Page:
sea otter blogFrom:Dianne Walter <
If you have ever visited the Pacific Ocean along the Central Coast of California, perhaps near Monterey or Morro Bay, you might have been one of the lucky few who spotted a wonderful furry animal floating on his (or her) back, peacefully riding up and down the swells, usually eating a crab or a clam, using its tummy as a table. That, dear friends, was a Southern or California sea otter. They are very rare, only about 3,000 living along the California coast today. At one time, they were much more plentiful but over the last few hundred years, they were hunted nearly to extinction for their lovely soft fur. It was thought that they were extinct until a small group of about fifty otters was discovered in a hidden cove. They are now protected, listed as a “Threatened” species under the Federal Endangered Species Act. It is illegal to harm them or disturb them in any way.
Sea otters may look small, floating and playing in the waves but they are actually pretty big. The males can reach sixty pounds and they have sharp teeth. They eat all sorts of seafood: clams, crabs, squid, but one of their favorite foods is sea urchins. This is important because sea urchins love to eat the “hold fast” or root of giant kelp. Giant kelp grow in great forests often over 100 feet tall in the ocean along the coast. Kelp forests provide habitat for hundreds of different fish and other sea life. Kelp forests also damp or reduce the impact of waves washing away the shoreline. The one weakness of the Giant Kelp is that it grows from that one root attached to the sea floor and sea urchins can just nibble right through it. Once the kelp loses its root, it is washed ashore where it dies in smelly piles full of flies. Without the sea otter to control the urchins, the kelp forests would disappear along with many other sea animals that live in the safety of their waving leaves.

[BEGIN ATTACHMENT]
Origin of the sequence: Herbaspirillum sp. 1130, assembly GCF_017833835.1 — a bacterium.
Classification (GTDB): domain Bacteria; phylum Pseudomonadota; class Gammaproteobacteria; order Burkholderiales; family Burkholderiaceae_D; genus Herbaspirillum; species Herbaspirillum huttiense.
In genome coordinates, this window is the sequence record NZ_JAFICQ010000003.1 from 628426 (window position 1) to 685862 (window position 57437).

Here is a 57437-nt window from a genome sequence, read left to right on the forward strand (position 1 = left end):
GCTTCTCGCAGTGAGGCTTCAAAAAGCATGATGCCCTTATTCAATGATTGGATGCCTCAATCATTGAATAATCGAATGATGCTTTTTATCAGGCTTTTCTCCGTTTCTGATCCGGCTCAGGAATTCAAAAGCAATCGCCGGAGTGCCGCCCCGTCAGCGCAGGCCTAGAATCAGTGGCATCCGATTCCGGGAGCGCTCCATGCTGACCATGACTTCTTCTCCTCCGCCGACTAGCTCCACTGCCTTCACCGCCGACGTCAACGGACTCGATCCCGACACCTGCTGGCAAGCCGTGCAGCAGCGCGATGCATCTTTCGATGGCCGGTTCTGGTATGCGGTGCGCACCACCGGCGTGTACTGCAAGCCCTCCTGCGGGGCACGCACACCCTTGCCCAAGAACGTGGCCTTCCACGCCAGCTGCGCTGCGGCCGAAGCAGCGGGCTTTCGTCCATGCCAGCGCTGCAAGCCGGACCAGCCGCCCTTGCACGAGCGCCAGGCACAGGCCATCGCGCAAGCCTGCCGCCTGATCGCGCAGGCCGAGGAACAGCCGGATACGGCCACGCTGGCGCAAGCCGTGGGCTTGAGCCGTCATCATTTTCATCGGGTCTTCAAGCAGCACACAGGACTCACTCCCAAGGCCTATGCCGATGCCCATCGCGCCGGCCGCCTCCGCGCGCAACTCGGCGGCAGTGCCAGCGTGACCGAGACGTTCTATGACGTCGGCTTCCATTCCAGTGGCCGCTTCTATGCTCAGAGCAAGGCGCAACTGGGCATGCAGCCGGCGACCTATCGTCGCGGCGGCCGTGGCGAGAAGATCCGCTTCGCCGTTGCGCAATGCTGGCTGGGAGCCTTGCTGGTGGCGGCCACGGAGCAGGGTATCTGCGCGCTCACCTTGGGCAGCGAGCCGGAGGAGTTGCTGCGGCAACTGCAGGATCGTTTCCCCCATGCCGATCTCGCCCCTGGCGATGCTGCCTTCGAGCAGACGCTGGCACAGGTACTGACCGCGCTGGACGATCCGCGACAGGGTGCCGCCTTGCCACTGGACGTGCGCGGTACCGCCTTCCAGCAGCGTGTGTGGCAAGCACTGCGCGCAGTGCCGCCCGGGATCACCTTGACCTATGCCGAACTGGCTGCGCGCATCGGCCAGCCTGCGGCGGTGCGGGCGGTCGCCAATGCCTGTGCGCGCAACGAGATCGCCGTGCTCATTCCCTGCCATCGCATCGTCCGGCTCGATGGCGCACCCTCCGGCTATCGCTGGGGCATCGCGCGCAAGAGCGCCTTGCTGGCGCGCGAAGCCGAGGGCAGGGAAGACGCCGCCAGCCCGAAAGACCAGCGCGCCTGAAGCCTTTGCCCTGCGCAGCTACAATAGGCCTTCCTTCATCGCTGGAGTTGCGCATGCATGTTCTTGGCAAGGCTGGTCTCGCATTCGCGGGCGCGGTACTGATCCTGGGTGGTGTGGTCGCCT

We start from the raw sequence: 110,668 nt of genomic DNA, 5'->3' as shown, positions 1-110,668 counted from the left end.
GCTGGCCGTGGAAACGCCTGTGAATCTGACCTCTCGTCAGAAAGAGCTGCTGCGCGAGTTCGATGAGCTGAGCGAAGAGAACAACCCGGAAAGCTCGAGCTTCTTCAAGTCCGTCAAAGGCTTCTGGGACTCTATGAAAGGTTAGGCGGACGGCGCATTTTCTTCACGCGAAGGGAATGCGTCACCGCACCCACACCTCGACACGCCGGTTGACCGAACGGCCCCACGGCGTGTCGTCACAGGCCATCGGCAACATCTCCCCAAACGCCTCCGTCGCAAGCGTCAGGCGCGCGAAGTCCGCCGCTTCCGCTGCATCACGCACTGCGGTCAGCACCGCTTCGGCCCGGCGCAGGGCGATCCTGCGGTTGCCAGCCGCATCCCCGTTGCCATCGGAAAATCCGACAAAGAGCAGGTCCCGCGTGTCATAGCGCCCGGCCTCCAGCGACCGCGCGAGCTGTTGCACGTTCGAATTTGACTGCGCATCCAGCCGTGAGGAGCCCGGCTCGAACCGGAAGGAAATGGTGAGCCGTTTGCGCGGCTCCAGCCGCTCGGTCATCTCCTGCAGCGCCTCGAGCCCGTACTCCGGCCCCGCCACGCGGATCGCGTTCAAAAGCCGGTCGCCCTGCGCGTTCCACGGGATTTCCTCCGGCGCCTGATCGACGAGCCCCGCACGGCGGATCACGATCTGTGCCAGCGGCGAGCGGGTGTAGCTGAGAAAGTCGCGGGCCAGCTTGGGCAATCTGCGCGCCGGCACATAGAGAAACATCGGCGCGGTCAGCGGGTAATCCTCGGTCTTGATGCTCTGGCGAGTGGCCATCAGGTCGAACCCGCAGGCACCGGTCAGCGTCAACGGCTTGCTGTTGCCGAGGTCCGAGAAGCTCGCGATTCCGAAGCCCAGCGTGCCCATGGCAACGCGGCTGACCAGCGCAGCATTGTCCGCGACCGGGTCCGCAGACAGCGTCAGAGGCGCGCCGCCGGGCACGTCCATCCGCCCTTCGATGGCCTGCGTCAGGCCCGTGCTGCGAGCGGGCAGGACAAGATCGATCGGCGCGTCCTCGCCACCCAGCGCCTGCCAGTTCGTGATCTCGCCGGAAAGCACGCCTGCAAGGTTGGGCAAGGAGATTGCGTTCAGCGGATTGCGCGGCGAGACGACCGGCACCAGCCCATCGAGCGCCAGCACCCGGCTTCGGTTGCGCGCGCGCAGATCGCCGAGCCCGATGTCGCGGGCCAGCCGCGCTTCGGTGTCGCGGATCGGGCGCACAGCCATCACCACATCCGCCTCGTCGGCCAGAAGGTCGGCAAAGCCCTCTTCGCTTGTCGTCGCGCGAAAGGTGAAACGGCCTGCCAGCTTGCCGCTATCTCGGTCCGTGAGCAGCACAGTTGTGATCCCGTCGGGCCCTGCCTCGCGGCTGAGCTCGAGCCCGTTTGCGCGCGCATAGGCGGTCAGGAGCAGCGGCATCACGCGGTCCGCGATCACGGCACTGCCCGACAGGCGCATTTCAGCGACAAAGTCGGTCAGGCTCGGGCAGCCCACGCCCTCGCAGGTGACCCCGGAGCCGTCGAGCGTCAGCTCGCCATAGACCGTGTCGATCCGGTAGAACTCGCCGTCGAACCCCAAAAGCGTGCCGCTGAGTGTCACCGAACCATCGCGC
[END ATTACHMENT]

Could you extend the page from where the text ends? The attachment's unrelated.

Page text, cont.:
Another serious danger threatening the sea otters is oil. Oil is spilled into the ocean from ships and offshore wells. If even a small amount of oil gets on an otter’s fur, it can kill it. Otters must keep their fur clean in order to stay warm. They don’t have a layer of blubber like a whale or a seal. Their fur is amazingly thick and traps air next to their skin, keeping them cozy and warm even though they live in the frigid Pacific Ocean. But if their fur gets contaminated with oil, they can’t clean it off and they will die of the cold.
There are a number of organizations working hard to protect and save sea otters. Here are links to some of them where you can find out more about sea otters and how to help save them.